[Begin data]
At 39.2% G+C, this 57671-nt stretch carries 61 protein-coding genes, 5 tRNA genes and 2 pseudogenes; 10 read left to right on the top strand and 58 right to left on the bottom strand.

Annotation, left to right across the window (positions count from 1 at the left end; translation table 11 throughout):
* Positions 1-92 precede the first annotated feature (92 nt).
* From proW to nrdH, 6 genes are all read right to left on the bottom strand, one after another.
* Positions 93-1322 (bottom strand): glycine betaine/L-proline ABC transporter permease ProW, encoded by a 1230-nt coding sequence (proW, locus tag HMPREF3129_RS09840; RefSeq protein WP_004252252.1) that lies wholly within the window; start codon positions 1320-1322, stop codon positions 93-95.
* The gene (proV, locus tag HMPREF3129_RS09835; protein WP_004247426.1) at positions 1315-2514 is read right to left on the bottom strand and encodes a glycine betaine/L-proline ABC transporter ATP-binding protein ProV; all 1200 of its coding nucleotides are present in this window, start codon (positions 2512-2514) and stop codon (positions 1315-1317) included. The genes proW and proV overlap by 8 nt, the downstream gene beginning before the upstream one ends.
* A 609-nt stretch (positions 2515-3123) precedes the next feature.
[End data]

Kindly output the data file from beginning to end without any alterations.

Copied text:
At 39.2% G+C, this 57671-nt stretch carries 61 protein-coding genes, 5 tRNA genes and 2 pseudogenes; 10 read left to right on the top strand and 58 right to left on the bottom strand.

Annotation, left to right across the window (positions count from 1 at the left end; translation table 11 throughout):
* Positions 1-92 precede the first annotated feature (92 nt).
* From proW to nrdH, 6 genes are all read right to left on the bottom strand, one after another.
* Positions 93-1322 (bottom strand): glycine betaine/L-proline ABC transporter permease ProW, encoded by a 1230-nt coding sequence (proW, locus tag HMPREF3129_RS09840; RefSeq protein WP_004252252.1) that lies wholly within the window; start codon positions 1320-1322, stop codon positions 93-95.
* The gene (proV, locus tag HMPREF3129_RS09835; protein WP_004247426.1) at positions 1315-2514 is read right to left on the bottom strand and encodes a glycine betaine/L-proline ABC transporter ATP-binding protein ProV; all 1200 of its coding nucleotides are present in this window, start codon (positions 2512-2514) and stop codon (positions 1315-1317) included. The genes proW and proV overlap by 8 nt, the downstream gene beginning before the upstream one ends.
* A 609-nt stretch (positions 2515-3123) precedes the next feature.